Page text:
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Types Of Australian White Wine
Types Of Australian White Wine
Australia is fast becoming one of the world's most prolific and highly awarded wine producers in the New World wine market, and Australians' taste for wine has most definitely caught up. With literally hundreds of grape varieties now being grown in various regions, and many more being introduced each year, the wine lover now has more choice than ever before.
Knowing a little about the types of white wines available and the best regions can help narrow your next search for the perfect white.
Chardonnay is now grown in many of Australia's wine regions, and depending on the terroir (environmental conditions in which it's grown) and the ripeness of the grape, it can range from citrus and herbaceous notes to a deep tropical bouquet. Chardonnay is also used in the production of many sparkling wines, and is traditionally blended with Pinot Noir and Pinot Meunier in the production of Champagne in France.
The Riesling variety of grape, thought to originate in the Moselle and Riesling region of Germany, has been grown in Australia since the 1800s. It has been particularly successful in the Barossa region of South Australia, where German settlers first planted it in the 1850s. Riesling goes through a number of ripening stages, making it a very flexible grape for wine making. Unripe, it has a mineral and citrus nose, moving into rose petals and green apples as it approaches the ripe stage. The ripe stage of peach and honeysuckle develops into tropical fruit and lemon butter as it develops further.
Sauvignon Blanc is a grape variety that has done very well in recent years, particularly in the Hunter Valley of New South Wales, the Margaret River region in Western Australia and in some parts of Tasmania. New Zealand's Marlborough region is well known for its Sauvignon Blanc, where the conditions for growing are ideal. As a wine, Sauvignon Blanc is often tart and dryer than a Chardonnay, but again, this depends on the stage of ripeness and the region in which it's grown.
Picked early, it has aromas of green apple and capsicum, later developing a deeper, sweeter flavour of peach, apricot and melon. Sauvignon Blanc is commonly blended with Semillon in Australia, giving it an extra touch of fig. When affected by the "botrytis" fungus, Sauvignon Blanc can be used to create a wonderful sauterne that resists being overly sweet.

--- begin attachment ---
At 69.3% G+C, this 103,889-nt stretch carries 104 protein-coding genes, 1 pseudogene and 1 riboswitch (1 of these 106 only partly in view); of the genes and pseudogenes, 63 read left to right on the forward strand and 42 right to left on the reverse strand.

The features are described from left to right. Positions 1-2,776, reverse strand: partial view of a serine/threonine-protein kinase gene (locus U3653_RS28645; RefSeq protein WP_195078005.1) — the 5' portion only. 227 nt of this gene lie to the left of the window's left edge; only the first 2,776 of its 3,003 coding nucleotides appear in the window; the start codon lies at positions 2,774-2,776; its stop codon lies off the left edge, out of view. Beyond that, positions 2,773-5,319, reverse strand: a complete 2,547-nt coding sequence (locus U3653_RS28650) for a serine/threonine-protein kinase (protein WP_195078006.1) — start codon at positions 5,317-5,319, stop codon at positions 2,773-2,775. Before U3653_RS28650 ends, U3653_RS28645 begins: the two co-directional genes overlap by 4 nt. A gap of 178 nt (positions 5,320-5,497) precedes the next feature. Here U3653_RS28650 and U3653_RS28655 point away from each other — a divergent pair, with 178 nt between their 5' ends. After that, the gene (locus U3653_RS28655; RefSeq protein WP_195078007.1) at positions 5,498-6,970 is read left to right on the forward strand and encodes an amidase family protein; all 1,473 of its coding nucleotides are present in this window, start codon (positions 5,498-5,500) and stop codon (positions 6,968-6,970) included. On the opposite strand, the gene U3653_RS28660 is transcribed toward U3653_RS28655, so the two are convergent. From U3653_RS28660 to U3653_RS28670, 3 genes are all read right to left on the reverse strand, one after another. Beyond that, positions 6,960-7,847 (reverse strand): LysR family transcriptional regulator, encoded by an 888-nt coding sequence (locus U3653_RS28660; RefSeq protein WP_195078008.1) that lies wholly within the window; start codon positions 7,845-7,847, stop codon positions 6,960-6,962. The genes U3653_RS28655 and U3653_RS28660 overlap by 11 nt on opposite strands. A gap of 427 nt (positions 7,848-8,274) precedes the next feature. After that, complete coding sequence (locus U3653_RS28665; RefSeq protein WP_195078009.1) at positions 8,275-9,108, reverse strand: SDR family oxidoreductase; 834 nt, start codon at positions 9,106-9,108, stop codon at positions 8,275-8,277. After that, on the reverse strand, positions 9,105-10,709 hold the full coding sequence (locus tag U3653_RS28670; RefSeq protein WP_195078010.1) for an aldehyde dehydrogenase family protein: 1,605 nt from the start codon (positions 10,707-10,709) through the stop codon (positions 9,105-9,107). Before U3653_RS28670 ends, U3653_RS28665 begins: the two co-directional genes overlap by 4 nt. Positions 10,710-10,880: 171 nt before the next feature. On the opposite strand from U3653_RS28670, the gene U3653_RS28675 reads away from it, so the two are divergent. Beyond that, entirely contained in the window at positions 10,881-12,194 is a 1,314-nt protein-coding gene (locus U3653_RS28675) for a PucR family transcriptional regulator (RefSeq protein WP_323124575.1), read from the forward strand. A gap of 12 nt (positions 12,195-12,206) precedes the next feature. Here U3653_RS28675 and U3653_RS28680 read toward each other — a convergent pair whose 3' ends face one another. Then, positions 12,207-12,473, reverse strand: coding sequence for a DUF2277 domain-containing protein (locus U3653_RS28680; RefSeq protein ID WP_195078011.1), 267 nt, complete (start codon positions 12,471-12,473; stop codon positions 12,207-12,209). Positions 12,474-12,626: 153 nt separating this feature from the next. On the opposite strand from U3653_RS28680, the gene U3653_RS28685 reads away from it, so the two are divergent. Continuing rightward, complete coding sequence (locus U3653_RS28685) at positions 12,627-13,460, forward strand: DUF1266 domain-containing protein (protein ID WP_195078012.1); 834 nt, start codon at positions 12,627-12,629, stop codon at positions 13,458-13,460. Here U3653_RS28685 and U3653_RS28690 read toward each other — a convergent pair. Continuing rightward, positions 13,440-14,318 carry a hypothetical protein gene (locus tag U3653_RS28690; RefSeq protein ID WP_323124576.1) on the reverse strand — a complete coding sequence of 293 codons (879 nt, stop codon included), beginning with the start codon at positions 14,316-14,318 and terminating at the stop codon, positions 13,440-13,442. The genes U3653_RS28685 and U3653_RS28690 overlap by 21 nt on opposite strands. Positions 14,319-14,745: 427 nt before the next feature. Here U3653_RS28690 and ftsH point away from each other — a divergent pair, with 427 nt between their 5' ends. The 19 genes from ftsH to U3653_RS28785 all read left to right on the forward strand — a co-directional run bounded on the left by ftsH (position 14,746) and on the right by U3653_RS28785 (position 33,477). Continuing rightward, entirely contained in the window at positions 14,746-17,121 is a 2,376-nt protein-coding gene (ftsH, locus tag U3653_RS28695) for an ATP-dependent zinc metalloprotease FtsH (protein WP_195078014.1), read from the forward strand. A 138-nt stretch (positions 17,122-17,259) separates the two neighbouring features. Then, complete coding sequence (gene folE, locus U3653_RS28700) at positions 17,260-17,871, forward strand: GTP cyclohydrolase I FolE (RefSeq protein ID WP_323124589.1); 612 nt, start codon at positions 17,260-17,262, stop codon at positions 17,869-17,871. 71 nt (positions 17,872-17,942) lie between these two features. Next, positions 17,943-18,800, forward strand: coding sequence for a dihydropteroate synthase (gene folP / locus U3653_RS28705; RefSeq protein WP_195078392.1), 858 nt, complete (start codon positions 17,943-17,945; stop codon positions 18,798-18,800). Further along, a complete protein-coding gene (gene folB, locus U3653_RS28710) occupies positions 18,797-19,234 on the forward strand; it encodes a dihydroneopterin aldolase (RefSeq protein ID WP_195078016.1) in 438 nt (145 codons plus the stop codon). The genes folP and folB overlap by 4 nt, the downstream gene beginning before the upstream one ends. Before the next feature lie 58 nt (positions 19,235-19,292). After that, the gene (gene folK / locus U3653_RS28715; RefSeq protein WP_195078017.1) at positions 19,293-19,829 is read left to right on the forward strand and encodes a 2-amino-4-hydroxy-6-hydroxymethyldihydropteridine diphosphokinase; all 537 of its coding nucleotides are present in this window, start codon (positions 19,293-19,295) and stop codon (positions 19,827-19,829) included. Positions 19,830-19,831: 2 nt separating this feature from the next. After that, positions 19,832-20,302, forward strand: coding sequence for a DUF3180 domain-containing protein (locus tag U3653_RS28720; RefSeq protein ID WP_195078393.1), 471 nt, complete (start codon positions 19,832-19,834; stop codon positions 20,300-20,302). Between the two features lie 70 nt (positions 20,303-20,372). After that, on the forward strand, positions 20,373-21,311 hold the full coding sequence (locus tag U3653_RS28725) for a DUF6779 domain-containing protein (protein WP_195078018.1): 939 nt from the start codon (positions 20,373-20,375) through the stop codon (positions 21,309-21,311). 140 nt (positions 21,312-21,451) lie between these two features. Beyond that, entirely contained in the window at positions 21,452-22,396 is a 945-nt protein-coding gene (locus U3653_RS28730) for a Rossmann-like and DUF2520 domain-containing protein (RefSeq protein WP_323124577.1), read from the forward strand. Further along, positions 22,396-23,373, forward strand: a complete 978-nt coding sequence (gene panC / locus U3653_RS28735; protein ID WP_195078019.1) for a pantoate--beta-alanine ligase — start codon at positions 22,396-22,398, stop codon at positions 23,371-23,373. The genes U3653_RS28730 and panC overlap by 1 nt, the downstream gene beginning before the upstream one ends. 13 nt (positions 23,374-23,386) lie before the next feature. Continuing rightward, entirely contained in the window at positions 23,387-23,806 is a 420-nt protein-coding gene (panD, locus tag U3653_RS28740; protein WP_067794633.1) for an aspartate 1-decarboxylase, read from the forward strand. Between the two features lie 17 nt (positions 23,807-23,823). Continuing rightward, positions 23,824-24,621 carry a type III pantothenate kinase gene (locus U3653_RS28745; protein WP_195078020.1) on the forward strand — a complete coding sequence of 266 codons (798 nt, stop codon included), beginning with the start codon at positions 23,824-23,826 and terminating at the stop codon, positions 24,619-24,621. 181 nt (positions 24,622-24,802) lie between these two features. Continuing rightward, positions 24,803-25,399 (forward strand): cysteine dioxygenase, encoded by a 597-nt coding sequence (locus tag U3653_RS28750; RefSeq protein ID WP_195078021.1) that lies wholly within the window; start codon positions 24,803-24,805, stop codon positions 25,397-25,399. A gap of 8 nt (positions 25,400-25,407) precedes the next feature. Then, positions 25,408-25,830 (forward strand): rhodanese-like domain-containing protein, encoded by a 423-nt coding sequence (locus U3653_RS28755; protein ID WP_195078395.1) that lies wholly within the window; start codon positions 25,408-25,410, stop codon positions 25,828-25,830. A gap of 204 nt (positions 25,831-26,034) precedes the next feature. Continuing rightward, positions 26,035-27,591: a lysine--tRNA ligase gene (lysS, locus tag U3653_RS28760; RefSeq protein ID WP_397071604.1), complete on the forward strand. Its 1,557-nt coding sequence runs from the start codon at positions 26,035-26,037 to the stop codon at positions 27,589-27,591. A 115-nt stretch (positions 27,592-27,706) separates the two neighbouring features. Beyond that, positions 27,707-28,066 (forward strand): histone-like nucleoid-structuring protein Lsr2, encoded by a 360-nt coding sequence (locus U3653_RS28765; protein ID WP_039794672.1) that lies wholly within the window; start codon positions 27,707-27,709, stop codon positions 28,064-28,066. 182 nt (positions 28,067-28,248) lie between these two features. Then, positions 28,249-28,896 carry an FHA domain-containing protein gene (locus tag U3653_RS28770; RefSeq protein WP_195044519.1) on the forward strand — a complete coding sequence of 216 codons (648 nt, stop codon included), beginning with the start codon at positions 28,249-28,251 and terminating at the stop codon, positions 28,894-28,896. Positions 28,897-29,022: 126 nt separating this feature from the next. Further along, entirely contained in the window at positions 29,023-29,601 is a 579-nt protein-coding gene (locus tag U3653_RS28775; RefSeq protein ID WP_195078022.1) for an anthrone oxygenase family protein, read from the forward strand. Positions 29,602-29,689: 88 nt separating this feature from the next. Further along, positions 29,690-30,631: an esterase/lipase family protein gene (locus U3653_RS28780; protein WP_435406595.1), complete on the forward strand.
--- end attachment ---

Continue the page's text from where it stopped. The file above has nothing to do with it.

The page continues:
Semillon has always been at home in the Hunter Valley region of New South Wales, which has become famous for its production of fine white wines. In more recent years, this versatile grape has made its way to the Margaret River and Barossa Valley, where its young grassy and herbaceous nose moves into a peach and fig bouquet as it ripens, finally resulting in a deep honey and apricot flavour.
Pinot Grigio and Pinot Gris
Pinto Grigio and Pinot Gris are the exact same grape variety. Pinot Grigio originates from Italy where it is generally a crisp light-bodied white wine produced for early consumption. Pinot Gris originates from France where it is mostly grown in Alsace and is typically fuller bodied and better for cellaring.
Now widely planted through many regions around the world, in Australia these varieties have been particularly successful in the cooler climates of Tasmania, the Mornington Peninsula, the Adelaide Hills and the Yarra Valley. Over the past two decades, Pinot Grigio and Pint Gris have grown popularity in Australia and are now firmly placed in our mainstream white wine market.
The Verdelho variety, which originated in Portugal, has found most success in Australia in the Margaret River region of Western Australia and the Hunter Valley in New South Wales. As an alternative to Chardonnay, it offers a fruity and crisp palette, pairing well with a number of foods, including spicy Asian and Spanish cuisines. Verdelhos are also used in combination with other varieties, including Chenin Blanc, Semillon and Sauvignon Blanc, to create crisp, dry white wines.
In recent years Australia has expanded the number of grape varieties grown and some of the world's most popular whites are now being produced to excellent standards in Australia. These include Chenin Blanc, Marsanne, White Burgundy, Boignier and Chablis.